Pulling raw talent from the footnotes of rock ‘n’ roll history and splashing their names up on the marquee where they belong, “Twenty Feet From Stardom” wages a compelling crusade to get background singers some long-overdue recognition. Featuring such stalwarts as Darlene Love, Merry Clayton, Lisa Fischer and Tata Vega — many of whose voices are well known even if their names are not — this rousing group portrait should have commercial legs as long as its subjects’, leaving satisfied audiences everywhere listening with new ears. Director Morgan Neville’s loving spotlight, produced by late A&M Records exec Gil Friesen, ensures their contributions will go unsung no more.
— Peter Debruge
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Far Out Isn’t Far Enough: The Tomi Ungerer Story
First Run Features
The colorful personality and heterogeneous body of work of French-born illustrator-author Tomi Ungerer is vividly brought to life in docu “Far Out Isn’t Far Enough.” Helmer Brad Bernstein, who has a background in nonfiction TV production, here brings a clearly cinematic sensibility to his account of Ungerer’s youth and initial success as an author of such children’s books as “The Three Robbers,” and the artist’s subsequent parallel career in adult-targeted fare, including Vietnam-era protest posters and top-drawer erotica. Already in heavy fest rotation, the pic should also travel far and wide in smallscreen formats.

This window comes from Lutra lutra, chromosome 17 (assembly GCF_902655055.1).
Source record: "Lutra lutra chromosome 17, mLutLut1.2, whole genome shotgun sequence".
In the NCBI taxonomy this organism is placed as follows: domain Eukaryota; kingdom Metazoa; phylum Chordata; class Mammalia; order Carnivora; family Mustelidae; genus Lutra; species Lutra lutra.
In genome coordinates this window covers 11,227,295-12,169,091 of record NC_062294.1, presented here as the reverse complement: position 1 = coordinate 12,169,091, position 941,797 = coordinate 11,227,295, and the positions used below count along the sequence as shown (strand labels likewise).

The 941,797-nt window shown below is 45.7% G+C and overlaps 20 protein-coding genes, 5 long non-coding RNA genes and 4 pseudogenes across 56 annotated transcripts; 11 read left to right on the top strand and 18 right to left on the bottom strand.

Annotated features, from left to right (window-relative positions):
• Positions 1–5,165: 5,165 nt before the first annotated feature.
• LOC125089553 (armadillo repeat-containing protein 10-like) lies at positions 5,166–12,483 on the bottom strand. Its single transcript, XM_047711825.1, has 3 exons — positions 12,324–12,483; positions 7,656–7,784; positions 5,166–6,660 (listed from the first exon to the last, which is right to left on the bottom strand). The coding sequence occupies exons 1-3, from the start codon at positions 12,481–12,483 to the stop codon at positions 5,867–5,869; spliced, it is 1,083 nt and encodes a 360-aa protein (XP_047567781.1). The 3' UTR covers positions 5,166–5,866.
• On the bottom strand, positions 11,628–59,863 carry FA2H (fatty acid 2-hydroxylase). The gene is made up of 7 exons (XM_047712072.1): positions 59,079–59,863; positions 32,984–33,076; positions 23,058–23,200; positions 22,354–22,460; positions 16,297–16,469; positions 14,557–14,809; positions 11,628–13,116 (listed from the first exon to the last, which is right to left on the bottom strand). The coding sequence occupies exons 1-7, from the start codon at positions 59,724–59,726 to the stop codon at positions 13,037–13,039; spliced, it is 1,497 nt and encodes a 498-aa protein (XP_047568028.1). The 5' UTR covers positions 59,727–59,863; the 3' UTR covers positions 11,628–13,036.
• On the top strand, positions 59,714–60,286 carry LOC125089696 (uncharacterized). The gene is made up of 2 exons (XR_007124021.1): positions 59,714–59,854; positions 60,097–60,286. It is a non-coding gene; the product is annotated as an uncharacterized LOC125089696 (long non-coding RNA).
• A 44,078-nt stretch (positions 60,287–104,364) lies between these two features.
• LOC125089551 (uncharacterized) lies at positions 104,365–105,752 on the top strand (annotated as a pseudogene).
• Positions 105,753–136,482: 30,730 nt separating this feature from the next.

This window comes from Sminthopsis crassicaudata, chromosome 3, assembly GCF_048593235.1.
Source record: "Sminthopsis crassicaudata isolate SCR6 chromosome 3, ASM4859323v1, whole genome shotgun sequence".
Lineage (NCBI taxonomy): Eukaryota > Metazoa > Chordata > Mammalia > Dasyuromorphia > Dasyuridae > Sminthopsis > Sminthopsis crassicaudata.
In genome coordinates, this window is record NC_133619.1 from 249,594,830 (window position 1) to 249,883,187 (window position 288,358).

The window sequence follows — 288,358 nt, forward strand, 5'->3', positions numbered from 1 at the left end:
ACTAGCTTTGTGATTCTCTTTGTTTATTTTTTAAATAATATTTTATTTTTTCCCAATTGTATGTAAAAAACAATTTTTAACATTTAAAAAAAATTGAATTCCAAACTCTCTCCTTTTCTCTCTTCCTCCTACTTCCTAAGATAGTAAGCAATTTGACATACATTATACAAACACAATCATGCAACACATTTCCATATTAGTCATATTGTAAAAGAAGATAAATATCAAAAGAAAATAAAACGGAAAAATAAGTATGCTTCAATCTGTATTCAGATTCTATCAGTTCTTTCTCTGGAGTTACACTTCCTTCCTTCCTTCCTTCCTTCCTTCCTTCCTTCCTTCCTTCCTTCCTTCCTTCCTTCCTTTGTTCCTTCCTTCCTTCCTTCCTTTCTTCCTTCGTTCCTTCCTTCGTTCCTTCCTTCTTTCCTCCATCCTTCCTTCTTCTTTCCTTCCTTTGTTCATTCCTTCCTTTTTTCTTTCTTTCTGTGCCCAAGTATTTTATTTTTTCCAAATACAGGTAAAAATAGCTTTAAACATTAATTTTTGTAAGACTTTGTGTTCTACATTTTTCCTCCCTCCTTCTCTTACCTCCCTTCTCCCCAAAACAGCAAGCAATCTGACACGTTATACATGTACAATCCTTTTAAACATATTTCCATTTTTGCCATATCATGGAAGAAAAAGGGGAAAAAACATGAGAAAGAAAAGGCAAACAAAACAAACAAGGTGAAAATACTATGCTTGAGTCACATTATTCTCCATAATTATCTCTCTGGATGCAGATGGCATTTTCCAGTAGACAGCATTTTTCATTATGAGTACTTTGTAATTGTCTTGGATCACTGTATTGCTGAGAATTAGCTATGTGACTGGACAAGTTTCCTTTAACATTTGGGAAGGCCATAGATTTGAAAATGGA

— Boyd van Hoeij
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Call Me Kuchu
A fierce, homegrown anti-gay movement and a vastly outnumbered LGBT community confront each other in Uganda to uncertain and unsettling results in “Call Me Kuchu.” As much an activist wake-up call as a piece of reportage, this report from the frontlines by co-directors Katherine Fairfax Wright and Malika Zouhali-Worrall offers an outsider’s view; while a local filmmaker’s perspective may have brought more dimensions, the coverage of events here is impressive and on the mark. Fest tour has been sensational.
— Robert Koehler
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Pandora’s Promise
Not quite an H-bomb dropped on the environmentalist zeitgeist, “Pandora’s Promise” does provoke those who have long opposed nuclear power to at least reconsider it, presenting its arguments in a green light, and asking the question: Can one be committed to the environment, and still be against nuclear power? Most issue docs are propaganda, and Robert Stone’s latest is a formidable sales pitch for nukes, yet the film’s points are well reasoned and urgent, and should attract viewers who have been drawn to the director’s earlier work(such as “Earth Days,” a history of the environmentalist movement). Auds, particularly on the smallscreen, may come away bewildered, but possibly persuaded.
— John Anderson
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Vehicle 19
Ketchup Entertainment